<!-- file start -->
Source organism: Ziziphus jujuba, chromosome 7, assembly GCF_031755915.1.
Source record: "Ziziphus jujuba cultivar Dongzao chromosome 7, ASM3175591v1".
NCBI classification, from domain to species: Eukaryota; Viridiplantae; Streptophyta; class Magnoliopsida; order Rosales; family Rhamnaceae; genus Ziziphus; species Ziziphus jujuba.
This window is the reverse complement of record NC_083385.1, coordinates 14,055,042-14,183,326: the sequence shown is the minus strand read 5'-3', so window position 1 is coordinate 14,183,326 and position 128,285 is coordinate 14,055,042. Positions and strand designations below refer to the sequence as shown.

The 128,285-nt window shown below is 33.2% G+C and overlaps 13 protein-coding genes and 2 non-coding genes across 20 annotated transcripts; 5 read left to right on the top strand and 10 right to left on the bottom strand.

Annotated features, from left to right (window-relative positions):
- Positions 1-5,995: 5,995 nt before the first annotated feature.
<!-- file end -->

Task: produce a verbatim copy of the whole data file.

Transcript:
Source organism: Ziziphus jujuba, chromosome 7, assembly GCF_031755915.1.
Source record: "Ziziphus jujuba cultivar Dongzao chromosome 7, ASM3175591v1".
NCBI classification, from domain to species: Eukaryota; Viridiplantae; Streptophyta; class Magnoliopsida; order Rosales; family Rhamnaceae; genus Ziziphus; species Ziziphus jujuba.
This window is the reverse complement of record NC_083385.1, coordinates 14,055,042-14,183,326: the sequence shown is the minus strand read 5'-3', so window position 1 is coordinate 14,183,326 and position 128,285 is coordinate 14,055,042. Positions and strand designations below refer to the sequence as shown.

The 128,285-nt window shown below is 33.2% G+C and overlaps 13 protein-coding genes and 2 non-coding genes across 20 annotated transcripts; 5 read left to right on the top strand and 10 right to left on the bottom strand.

Annotated features, from left to right (window-relative positions):
- Positions 1-5,995: 5,995 nt before the first annotated feature.